The Consumer Reports National Research Center has come out with a new study on Americans and their prescription drugs, and the results can only be termed frightening. If you are managing a chronic condition, you already know how expensive prescription drugs can be, so it’s not surprise that Americans have started economizing in taking their prescription drugs.
What is surprising and frightening is how they’re economizing because some of the ways they’re trying to save money are downright dangerous. Here are the stats from Consumer Reports:
Overall, 27 percent failed to take a drug as prescribed, for example, by not getting a prescription filled (16 percent), taking an expired medication (12 percent), or sharing a prescription with someone else to save money (4 percent).
Another 8 percent said they had split prescription pills in half in order to save money.
Needless to say, none of these methods are safe ways to be taking or not taking your prescription drugs, so before you resort to one of these risky tactics, we want to remind you about some safe ways that you can continue taking your prescription drugs and save money:
• Show your Formulary to your Doctor. The formulary is the list of drugs covered by your health insurance and the copays required by the different drugs. Formularies vary from plan to plan, so show your doctors your formulary when they prescribes you drugs so they can consider the costs of different drugs as they prescribe.
• Buy Generic Prescription Drugs. Ask your doctor whether there is a generic or less-expensive equivalent which may be available. Generic prescription drugs are the legal copies of brand-name drugs whose patents have expired, and are virtually always a small fraction of the price of the original brand-name. If a generic is available check your local superstore to see if they carry it. A number of superstores have started carrying some generics at very low prices. Target and Wal-Mart offer a 30-day supply of generics for $4 or a 90-day supply for $10; Costco charges $10 for 100 pills for most generics; and Kmart charges $10 or $15 for 90 days’ worth.
• Shop Around. The prescription drug prices can vary widely, even within the same geographic area. If you have a drug plan, your co-pay should stay the same regardless of the pharmacy. However, it you are paying cash, there can be big price differences even among same chain drug stores within a few miles. If you call around, you may be surprised that even among your neighborhood pharmacies; the cost of your prescription may vary by anywhere from 15% to as much as 100%. If you have a chronic condition, online or mail order sources are usually much cheaper than neighborhood pharmacies. DestinationRx.com can be a good online resource for shopping around for prescription drug prices in your neighborhood.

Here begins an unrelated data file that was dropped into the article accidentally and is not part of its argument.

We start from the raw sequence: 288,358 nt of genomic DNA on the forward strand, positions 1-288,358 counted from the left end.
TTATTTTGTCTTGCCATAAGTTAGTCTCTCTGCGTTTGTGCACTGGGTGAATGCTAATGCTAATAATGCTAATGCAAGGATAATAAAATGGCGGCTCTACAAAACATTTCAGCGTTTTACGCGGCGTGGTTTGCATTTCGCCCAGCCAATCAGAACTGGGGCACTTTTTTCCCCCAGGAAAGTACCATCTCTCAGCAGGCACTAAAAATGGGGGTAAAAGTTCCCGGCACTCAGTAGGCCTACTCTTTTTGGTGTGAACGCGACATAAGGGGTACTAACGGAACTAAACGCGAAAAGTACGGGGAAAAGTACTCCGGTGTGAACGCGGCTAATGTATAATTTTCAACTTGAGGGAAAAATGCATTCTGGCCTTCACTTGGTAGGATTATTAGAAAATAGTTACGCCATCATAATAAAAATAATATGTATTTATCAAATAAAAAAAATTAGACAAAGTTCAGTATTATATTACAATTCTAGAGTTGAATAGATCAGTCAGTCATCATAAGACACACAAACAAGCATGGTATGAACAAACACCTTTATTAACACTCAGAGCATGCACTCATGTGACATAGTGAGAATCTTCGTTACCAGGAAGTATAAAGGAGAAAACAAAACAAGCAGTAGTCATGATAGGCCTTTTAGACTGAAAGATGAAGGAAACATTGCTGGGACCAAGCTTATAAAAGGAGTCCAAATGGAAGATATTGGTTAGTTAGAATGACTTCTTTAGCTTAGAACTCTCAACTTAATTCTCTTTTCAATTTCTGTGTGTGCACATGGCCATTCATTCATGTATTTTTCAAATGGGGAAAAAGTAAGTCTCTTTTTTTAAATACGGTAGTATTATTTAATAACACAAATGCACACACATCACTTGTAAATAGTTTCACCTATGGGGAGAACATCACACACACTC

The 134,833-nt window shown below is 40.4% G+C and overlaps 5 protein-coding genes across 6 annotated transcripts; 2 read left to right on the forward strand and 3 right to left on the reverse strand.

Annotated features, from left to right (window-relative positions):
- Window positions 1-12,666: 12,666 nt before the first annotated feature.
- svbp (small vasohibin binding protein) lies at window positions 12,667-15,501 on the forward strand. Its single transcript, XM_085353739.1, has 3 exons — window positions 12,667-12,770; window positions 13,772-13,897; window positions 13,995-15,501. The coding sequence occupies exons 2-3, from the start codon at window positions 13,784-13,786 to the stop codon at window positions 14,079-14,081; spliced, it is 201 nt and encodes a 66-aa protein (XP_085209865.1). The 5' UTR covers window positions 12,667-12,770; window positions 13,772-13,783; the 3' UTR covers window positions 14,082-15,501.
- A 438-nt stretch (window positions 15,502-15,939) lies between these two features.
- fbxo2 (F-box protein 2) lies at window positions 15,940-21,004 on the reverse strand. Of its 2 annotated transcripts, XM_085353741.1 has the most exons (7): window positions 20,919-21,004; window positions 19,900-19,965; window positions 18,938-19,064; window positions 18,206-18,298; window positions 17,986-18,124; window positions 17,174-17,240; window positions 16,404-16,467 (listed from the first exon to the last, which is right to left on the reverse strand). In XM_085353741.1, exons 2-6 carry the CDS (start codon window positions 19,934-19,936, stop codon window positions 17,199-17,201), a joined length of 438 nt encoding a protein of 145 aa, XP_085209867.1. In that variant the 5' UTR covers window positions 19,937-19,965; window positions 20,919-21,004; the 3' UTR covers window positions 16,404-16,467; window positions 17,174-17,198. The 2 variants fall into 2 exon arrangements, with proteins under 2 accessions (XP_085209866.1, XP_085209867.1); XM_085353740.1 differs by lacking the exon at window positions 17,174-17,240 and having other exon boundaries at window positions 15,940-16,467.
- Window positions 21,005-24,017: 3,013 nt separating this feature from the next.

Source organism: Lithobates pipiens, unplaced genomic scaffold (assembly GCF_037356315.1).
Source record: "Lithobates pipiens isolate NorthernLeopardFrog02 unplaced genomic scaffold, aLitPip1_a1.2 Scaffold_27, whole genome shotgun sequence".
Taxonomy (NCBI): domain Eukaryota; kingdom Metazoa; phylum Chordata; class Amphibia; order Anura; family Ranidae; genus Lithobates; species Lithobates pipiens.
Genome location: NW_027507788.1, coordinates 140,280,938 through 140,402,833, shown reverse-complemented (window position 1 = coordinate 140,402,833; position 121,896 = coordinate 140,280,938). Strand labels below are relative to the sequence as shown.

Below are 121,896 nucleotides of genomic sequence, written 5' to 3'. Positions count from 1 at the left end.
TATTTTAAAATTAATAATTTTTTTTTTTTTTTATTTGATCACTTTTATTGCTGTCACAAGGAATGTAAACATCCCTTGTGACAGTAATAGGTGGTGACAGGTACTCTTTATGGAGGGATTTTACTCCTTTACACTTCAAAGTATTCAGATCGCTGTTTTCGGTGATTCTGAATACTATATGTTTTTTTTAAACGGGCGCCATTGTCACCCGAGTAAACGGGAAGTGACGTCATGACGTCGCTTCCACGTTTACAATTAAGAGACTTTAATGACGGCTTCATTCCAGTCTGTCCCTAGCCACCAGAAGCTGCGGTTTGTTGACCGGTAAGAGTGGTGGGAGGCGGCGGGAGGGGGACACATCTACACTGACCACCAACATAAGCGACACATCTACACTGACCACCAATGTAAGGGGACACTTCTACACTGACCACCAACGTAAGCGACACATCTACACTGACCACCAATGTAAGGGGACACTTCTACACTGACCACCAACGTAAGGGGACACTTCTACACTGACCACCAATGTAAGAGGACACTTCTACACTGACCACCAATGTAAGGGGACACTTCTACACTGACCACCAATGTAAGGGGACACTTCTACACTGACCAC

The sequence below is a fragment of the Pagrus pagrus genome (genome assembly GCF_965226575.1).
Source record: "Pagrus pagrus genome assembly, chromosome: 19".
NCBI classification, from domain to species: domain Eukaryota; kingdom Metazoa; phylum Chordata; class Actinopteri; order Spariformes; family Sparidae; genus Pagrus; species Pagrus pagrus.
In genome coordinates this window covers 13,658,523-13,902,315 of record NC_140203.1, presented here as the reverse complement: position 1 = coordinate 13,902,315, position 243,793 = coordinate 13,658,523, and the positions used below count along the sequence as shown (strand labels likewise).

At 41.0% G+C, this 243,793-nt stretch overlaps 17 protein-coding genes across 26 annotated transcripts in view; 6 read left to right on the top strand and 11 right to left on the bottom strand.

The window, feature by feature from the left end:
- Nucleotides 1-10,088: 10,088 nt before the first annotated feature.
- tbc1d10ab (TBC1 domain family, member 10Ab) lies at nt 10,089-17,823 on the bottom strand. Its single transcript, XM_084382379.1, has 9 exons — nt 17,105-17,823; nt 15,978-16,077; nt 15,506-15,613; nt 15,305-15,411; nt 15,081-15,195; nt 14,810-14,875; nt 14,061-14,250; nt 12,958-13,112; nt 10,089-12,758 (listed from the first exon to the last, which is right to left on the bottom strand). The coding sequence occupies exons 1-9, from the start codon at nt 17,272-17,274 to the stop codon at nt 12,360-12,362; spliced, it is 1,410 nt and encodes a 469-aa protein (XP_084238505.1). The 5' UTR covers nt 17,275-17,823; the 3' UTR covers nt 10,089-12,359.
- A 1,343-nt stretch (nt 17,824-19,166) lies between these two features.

• Tell your Physician if You Can’t Afford a Prescription Drug. Absolutely tell your physician if you cannot afford a drug they are prescribing. He or she may know of lower-cost treatment alternatives that may be available. If lower-cost alternatives are not available, your physician can at least make you aware of the risks of discontinuing treatment. Even if you cannot afford your full drug regimen, your doctor may still advise you that there may still be one or two low-cost drugs important to your treatment. Many pharmaceutical companies also offer patients certain medications at reduced prices or free through patient assistance programs. Be sure to look into that option as well if you are having difficulty paying for your medications.
• Ask your Pharmacist if you can Split your Pills. In some cases, a stronger pill may be available for the same co-pay as what you’re paying now for your prescription drugs. If so, ask your pharmacist if the pill is suitable for splitting. Not all prescription drugs are suitable for splitting (like time release pills), but if yours are, you may be able to split the pills in half and save half the copay. Again, you should ask your pharmacist before you start pill-splitting. If you are able to split your pills, make sure to invest in a pill-splitter so you get an accurate split.
• Stock Up. If you have a chronic condition, buying larger quantities (such as a three-month supply at a time instead of a one–month supply) is almost always cheaper.
• See if a Prescription Drug Coupon is Available. Some pharmaceutical companies offer coupons for the drugs they offer. The amounts and conditions of coupons vary, but some can be quite substantial. http://www.internetdrugcoupons.com/ is a good resource on what coupons may be currently available.
How are you saving on your prescription drugs? Tell us about it!
- Canadian International Pharmacy Association (CIPA) Releases List of Prescription Drugs Ordered Most Often by Americans
- Tips: How to Save On Your Prescription Drugs
- Link of the Day: The Partnership for Prescription Assistance (PPA), a Resource for Free and Low-Cost Prescription Drugs
- Help is On the Way: Patient Assistance Programs and How They Can Help You With Your Prescription Drugs
- Reminder: $4 Generic Prescription Drugs Are Available Without Health Insurance